A friend of mine succumbed to my constant nagging and took up running a while ago. Great news, right?
Yeah. For him.
Every morning, EVERY SINGLE GOD DAMN MORNING, I get to hear him tell me all about the glorious runs that he goes on before going to work, giving me the opportunity to scratch “feel like a complete loser” off my to do list before I’ve even had the chance to properly wake up.
Since I apparently hate money, we also somehow had this stupid bet going for a couple of weeks, which involved seeing whether I could make it out of bed for a morning run like him. For every day that I failed, I had to buy him a hot chocolate so of course that meant he got a whole bunch of free hot chocolates (which, according to him, tasted like victory and marshmallows), since not even the thought of having to spend yet another $4 on hot chocolate that I don’t even get to drink was enough to get my ass out of bed.
Luckily he took pity on me and the bet came to an end before I had to start digging any further into my life savings so my future children are safe (and by future children I mean my future 10 cats).
His enthusiastic running reports, however, haven’t ended. Every morning, while I struggle not to throw my hot cup of coffee at his face out of pure jealousy (I know, I think I’m delightful too), I tell myself that one of these days I, too, like any other proper human being, will be able to get out of bed and run before work and then I, too, will be able to stand around the office kitchen telling people about how I’ve been up for hours getting stuff done, instead of getting showered, ready and out of the door in a grand total of about 13 minutes.
Two nights ago, I took extreme measures to make sure there was absolutely no possible way in hell I’d be standing there the next morning, once again, quietly admitting defeat. Here’s a list of what I did to ensure my morning run plan would be successful:
- I slept in my running clothes.
- I placed my running shoes carefully by the side of the bed, right where I could see them from my pillow.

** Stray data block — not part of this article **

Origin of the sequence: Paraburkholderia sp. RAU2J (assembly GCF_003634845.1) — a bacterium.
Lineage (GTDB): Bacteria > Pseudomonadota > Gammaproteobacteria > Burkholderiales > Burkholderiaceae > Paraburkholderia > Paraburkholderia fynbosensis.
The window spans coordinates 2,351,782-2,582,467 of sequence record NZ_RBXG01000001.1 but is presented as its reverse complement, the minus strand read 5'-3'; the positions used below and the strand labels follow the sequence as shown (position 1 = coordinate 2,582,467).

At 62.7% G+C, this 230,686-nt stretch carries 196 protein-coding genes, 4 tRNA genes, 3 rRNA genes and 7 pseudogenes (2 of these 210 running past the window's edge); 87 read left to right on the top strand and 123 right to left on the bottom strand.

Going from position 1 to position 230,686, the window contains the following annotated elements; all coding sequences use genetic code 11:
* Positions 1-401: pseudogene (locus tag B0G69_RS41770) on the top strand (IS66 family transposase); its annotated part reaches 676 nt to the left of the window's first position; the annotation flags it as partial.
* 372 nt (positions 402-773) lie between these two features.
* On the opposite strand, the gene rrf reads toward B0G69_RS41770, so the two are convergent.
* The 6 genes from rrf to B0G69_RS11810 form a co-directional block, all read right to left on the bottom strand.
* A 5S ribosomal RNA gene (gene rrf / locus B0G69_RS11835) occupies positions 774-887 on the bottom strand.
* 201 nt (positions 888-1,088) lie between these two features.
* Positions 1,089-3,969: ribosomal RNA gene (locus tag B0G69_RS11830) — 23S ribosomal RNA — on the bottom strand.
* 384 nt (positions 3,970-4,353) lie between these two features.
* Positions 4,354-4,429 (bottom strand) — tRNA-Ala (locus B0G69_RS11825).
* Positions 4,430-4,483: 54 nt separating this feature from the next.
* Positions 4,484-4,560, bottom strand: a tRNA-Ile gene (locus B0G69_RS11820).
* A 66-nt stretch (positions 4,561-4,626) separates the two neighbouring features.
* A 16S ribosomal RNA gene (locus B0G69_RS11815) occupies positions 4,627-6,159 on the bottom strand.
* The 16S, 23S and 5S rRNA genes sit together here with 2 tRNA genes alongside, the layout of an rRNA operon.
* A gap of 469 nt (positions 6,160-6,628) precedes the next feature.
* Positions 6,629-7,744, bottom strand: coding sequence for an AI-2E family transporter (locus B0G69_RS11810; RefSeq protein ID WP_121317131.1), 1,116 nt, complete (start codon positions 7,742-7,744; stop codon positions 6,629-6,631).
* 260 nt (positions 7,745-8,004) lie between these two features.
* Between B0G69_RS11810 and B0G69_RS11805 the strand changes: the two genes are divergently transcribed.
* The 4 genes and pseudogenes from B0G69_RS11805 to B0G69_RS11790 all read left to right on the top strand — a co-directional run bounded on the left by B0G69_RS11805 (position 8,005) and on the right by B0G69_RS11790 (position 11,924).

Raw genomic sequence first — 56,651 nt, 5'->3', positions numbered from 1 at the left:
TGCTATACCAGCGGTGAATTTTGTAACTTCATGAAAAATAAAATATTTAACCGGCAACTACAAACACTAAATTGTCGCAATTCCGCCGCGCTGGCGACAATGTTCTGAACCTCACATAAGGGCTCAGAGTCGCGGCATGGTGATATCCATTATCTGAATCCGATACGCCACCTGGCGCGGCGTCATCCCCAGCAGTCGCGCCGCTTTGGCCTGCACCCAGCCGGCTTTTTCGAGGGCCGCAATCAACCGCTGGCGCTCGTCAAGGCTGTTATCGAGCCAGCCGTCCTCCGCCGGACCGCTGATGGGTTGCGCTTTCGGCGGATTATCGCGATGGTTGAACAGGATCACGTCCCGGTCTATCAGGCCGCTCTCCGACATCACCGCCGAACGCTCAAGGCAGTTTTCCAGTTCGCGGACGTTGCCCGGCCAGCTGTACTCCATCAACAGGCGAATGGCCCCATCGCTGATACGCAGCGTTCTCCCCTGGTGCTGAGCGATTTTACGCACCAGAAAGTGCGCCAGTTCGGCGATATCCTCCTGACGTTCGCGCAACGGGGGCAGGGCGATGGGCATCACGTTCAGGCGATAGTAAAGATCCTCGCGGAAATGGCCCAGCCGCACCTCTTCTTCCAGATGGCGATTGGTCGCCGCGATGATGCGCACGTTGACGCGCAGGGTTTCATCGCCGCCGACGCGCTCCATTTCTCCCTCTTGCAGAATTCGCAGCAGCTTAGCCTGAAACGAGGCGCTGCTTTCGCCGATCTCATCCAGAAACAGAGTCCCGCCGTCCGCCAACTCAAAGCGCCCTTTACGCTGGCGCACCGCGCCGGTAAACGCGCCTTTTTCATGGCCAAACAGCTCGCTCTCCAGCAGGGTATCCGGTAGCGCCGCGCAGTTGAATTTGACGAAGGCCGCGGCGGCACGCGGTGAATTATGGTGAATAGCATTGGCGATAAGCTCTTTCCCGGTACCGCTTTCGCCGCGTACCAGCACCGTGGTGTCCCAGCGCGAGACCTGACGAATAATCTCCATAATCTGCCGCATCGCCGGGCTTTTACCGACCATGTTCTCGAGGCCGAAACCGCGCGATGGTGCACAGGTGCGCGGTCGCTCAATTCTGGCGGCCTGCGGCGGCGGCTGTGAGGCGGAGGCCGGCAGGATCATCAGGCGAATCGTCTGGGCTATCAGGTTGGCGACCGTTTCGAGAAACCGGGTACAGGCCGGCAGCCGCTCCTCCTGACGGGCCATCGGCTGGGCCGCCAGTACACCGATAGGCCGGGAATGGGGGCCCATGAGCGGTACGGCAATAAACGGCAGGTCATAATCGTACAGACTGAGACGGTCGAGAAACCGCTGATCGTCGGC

- I put my phone-slash-alarm clock away on top of a chest of drawers instead of on my bedside table, to force me to get up to turn it off in the morning.
- I changed the alarms to louder, more annoying ringtones, and added really mean self-bullying written messages to show up on the screen every time the alarm went off.
- I had my running watch and iPod right on my bedside table so they could be the first things I’d see.
- I left the curtains slightly open so that, if the first few alarms failed to wake me up, I’d at least get up around sunrise and have time for a 5k.
- I didn’t even read before bed and instead just turned the light off and tried to go the hell to sleep straight away.
It was the perfect plan. There was just no way it could fail.
Fast forward a few (not enough) hours, and the stupid alarm was going off. I dragged myself out of bed, turned it off, noticed I was wearing running clothes, remembered my absolutely fail-proof plan, thought “screw that” and went back to sleep.
So tell me, internet, you with all the answers: what the fresh hell is wrong with me?
It can’t be laziness because I will happily jump out of bed at 5am on a weekend for a long run. Also, I once sat through an entire Nicole Kidman movie and didn’t even try to kill myself so I know I’m tough, I know I’ve got what it takes. So what’s my mental block with runs before work? WHAT THE HELL IS IT? And what do you do to get your butt out of bed for mid-week runs? Did you have to replace your mattress with a bed of nails? Because maybe, just maybe, that’d work for me!
For now, I think I’m just going to finally let go of years of failed attempts at this whole morning run business. It’s obviously not for me and, frankly, if enjoying my warm bed in the morning is wrong, I don’t want to be right.
Just kidding. I totally want to be right. All the time.
I sort of made up for it a little bit by packing up my running gear and finally going back to the Adidas running club that I hadn’t been to in months. That one is in the afternoon so it’d be hard to come up with an excuse not to go, after the morning’s spectacular failure. I punished myself by running way faster than my chocolate-fueled body can take at the moment and finished the 5km run feeling like my internal organs were trying to squeeze themselves out of my body via my throat. I’m no doctor but I’d say this is a less than desired state of affairs for someone who’s supposed to be training for an ultramarathon. Still, afternoon running is better than no running and I’m happy to report that, after boring the hell out of all of you with my excuses not to run, I’m back to putting some decent weekly mileage on my shoes.
In case you’re crazy enough to think I might not be a complete lost cause, do feel free to share your tricks to make mid-week morning runs a reality. I’ll have a good hard think about all of them, probably while I’m hitting the snooze button from the comfort of my bed.